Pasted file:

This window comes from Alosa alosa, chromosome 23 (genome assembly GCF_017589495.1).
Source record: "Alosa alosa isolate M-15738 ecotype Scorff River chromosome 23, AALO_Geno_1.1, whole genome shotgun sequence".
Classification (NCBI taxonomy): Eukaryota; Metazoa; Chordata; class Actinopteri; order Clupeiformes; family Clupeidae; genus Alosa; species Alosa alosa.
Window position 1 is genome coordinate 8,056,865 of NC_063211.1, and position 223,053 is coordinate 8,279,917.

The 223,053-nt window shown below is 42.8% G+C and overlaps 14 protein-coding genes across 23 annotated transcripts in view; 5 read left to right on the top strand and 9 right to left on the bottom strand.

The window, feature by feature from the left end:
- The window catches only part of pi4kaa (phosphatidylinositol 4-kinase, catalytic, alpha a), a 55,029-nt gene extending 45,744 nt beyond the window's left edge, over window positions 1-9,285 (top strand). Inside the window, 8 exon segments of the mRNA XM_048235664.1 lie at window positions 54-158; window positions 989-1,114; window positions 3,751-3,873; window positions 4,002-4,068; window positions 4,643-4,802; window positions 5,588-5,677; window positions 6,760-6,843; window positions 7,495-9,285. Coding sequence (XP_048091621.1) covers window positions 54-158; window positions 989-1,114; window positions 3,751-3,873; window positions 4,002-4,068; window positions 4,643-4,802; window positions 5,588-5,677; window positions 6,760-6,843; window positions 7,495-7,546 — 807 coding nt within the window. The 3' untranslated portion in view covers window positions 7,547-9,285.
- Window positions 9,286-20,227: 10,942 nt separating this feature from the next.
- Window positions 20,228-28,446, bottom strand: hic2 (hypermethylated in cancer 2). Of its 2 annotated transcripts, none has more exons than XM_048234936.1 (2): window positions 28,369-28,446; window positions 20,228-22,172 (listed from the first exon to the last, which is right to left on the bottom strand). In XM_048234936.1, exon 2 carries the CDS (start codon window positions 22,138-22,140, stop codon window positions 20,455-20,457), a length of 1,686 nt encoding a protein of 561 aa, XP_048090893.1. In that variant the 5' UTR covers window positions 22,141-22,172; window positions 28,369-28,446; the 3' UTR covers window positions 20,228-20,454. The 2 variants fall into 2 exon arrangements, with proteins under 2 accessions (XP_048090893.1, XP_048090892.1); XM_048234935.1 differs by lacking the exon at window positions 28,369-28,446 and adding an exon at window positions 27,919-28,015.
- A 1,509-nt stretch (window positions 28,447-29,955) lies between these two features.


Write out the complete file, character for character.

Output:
This window comes from Alosa alosa, chromosome 23 (genome assembly GCF_017589495.1).
Source record: "Alosa alosa isolate M-15738 ecotype Scorff River chromosome 23, AALO_Geno_1.1, whole genome shotgun sequence".
Classification (NCBI taxonomy): Eukaryota; Metazoa; Chordata; class Actinopteri; order Clupeiformes; family Clupeidae; genus Alosa; species Alosa alosa.
Window position 1 is genome coordinate 8,056,865 of NC_063211.1, and position 223,053 is coordinate 8,279,917.

The 223,053-nt window shown below is 42.8% G+C and overlaps 14 protein-coding genes across 23 annotated transcripts in view; 5 read left to right on the top strand and 9 right to left on the bottom strand.

The window, feature by feature from the left end:
- The window catches only part of pi4kaa (phosphatidylinositol 4-kinase, catalytic, alpha a), a 55,029-nt gene extending 45,744 nt beyond the window's left edge, over window positions 1-9,285 (top strand). Inside the window, 8 exon segments of the mRNA XM_048235664.1 lie at window positions 54-158; window positions 989-1,114; window positions 3,751-3,873; window positions 4,002-4,068; window positions 4,643-4,802; window positions 5,588-5,677; window positions 6,760-6,843; window positions 7,495-9,285. Coding sequence (XP_048091621.1) covers window positions 54-158; window positions 989-1,114; window positions 3,751-3,873; window positions 4,002-4,068; window positions 4,643-4,802; window positions 5,588-5,677; window positions 6,760-6,843; window positions 7,495-7,546 — 807 coding nt within the window. The 3' untranslated portion in view covers window positions 7,547-9,285.
- Window positions 9,286-20,227: 10,942 nt separating this feature from the next.
- Window positions 20,228-28,446, bottom strand: hic2 (hypermethylated in cancer 2). Of its 2 annotated transcripts, none has more exons than XM_048234936.1 (2): window positions 28,369-28,446; window positions 20,228-22,172 (listed from the first exon to the last, which is right to left on the bottom strand). In XM_048234936.1, exon 2 carries the CDS (start codon window positions 22,138-22,140, stop codon window positions 20,455-20,457), a length of 1,686 nt encoding a protein of 561 aa, XP_048090893.1. In that variant the 5' UTR covers window positions 22,141-22,172; window positions 28,369-28,446; the 3' UTR covers window positions 20,228-20,454. The 2 variants fall into 2 exon arrangements, with proteins under 2 accessions (XP_048090893.1, XP_048090892.1); XM_048234935.1 differs by lacking the exon at window positions 28,369-28,446 and adding an exon at window positions 27,919-28,015.
- A 1,509-nt stretch (window positions 28,447-29,955) lies between these two features.